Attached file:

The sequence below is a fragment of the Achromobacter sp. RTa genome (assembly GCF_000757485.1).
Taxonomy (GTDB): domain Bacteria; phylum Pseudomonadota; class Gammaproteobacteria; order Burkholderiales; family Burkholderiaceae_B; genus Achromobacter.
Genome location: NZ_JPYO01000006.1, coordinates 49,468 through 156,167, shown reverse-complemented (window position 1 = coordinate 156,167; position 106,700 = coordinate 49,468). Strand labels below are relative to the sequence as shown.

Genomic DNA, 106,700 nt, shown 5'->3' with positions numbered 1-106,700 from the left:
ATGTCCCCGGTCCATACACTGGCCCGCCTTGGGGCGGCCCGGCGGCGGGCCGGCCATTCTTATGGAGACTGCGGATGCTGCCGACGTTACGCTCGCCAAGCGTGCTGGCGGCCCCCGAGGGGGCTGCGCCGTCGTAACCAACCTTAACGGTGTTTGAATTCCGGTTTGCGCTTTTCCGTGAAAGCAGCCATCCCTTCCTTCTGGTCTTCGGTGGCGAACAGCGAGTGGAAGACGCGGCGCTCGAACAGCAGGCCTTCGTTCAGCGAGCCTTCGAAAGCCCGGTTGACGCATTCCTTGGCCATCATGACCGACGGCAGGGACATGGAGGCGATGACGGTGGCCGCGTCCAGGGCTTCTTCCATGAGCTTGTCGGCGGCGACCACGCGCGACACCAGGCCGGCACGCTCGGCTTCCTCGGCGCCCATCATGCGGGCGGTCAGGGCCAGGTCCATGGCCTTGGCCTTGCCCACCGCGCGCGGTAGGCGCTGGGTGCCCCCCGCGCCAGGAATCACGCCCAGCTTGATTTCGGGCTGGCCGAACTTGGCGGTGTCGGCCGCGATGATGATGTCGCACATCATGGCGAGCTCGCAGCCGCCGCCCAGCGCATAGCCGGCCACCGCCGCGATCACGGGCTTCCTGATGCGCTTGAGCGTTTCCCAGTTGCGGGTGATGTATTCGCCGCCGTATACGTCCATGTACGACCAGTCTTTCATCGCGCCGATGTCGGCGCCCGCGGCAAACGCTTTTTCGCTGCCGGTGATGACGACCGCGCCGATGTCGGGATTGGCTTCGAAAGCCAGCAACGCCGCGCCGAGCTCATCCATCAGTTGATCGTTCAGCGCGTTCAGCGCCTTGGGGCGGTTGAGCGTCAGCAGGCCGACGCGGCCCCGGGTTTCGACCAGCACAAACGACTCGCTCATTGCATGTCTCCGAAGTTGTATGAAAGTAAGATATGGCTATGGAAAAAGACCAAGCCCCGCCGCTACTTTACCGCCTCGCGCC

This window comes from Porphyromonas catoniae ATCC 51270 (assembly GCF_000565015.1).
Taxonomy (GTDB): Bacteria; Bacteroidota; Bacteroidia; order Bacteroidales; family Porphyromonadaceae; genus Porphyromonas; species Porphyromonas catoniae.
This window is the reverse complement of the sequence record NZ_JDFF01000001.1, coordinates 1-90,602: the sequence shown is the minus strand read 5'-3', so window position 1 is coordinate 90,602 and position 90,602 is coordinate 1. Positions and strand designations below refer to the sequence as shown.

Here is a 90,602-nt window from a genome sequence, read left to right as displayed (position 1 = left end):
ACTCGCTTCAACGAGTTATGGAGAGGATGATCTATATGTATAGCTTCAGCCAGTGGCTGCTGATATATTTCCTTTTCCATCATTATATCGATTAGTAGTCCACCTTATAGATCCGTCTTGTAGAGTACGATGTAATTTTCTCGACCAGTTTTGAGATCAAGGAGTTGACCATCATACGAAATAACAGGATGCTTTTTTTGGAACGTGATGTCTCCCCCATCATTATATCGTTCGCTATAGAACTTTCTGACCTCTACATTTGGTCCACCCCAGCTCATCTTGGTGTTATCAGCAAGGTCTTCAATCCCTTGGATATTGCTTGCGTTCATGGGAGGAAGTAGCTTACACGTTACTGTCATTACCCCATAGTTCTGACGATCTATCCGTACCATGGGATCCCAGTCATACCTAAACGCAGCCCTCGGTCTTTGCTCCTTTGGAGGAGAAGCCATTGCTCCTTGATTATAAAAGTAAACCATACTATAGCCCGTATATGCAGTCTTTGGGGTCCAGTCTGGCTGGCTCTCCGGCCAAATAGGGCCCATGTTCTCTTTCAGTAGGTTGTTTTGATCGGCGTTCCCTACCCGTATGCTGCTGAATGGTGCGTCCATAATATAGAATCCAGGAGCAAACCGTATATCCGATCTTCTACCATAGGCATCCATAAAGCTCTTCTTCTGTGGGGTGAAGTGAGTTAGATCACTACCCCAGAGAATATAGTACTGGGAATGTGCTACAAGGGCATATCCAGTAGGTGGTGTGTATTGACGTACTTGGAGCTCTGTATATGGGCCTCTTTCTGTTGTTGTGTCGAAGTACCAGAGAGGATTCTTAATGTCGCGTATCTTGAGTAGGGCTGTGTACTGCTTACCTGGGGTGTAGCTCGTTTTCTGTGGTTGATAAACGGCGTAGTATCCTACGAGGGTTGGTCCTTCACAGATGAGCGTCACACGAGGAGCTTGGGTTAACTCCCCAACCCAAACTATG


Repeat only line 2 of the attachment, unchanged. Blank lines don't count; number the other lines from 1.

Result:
Taxonomy (GTDB): domain Bacteria; phylum Pseudomonadota; class Gammaproteobacteria; order Burkholderiales; family Burkholderiaceae_B; genus Achromobacter.